While a press conference might not seem unusual, Kocherlakota’s openness in a previous era might well have disqualified him as a regional Fed president.
Former Fed Chairman Alan Greenspan, who prided himself on obfuscatory remarks, issued this gem of a quote still held up as the perfect example of Fedspeak: “I know you think you understand what you thought I said but I’m not sure you realize that what you heard is not what I meant.”
The current chairman, Bernanke, came into his role in 2006 pledging greater openness. He started holding press conferences last year to publicly expand on the deliberations and decisions the FOMC uses to set monetary policy.
New steps in openness
Kocherlakota noted that the FOMC in January “made a couple of important steps in terms of enhancing transparency.” First was a “clear and sharp” statement that the Fed inflation target is 2 percent. “I think it’s important for people to understand what that number is.”
The second was a variation on something Kocherlakota introduced last fall — what he termed a “mandate dashboard” that laid out the range of unemployment, inflation and interest rates expectations among fed policy makers. The current version Bernake released lays out 17 separate opinions of the Fed governors about what they view as “appropriate” interest rate targets controlled by the Fed.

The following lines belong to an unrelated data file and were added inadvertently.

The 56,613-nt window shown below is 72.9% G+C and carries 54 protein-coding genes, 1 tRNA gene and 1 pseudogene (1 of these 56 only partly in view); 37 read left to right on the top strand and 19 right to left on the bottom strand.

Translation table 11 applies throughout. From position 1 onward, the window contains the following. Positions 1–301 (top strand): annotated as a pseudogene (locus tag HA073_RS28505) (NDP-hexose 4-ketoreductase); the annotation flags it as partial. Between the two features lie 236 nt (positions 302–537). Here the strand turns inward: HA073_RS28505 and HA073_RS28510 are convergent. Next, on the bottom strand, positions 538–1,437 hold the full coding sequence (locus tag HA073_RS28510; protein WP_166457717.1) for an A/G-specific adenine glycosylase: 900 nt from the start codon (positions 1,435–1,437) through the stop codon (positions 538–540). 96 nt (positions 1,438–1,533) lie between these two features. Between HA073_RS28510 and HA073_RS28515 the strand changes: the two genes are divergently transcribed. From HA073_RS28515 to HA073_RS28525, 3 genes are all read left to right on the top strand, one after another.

“Monetary policy is both more effective and more accountable the more transparent you are about where you think it’s going to be going,” Kochelakota observed, describing the January release.
“Monetary policy doesn’t work through what the level of interest rates are today. It works through where people expect interest rates are going to be going in the future.”
“I think that’s important at any time, but it’s especially important when your policy tools are as constrained as ours. Because interest rates are as low as they are, you can’t really make them go any lower. So a key question for financial market participants is how long you are planning to keep them as low as they are,” he said.
And here is where recent Fed actions still give him trouble.
The heart of Kocherlakota’s dissent last August centered on the FOMC decision to signal that interest rates would remain low at least through 2013. Kocherlakota and fellow dissenters preferred to signal that rates would likely remain low “for an extended period,” but he didn’t want to tie the central bank to a specific date range. The most recent FOMC move (Kocherlakota is no longer a voting member) pushed that low interest rate horizon out another year, through 2014.
“When you offer that kind of statement in your formal projections, you’re making it more difficult to change that policy in the future,” he observed.
And when Kocherlakota looks at where he thinks inflation is likely to go, he sees it rising to 2.3 percent next year, above the Fed’s “clear and sharp” target rate of 2 percent. If that projection holds true, Kocherlakota thinks the Fed’s messages about holding interest rates low will tie the FOMC’s hands, making it more difficult to stem inflation.
The cost of that creeping inflation is not measured in economic terms, in Kocherlakota’s thinking, but more measured in “a lack of trust” by the markets that the Fed is committed to holding inflation to 2 percent. And that, he worries, can become a self-fulfilling prophecy.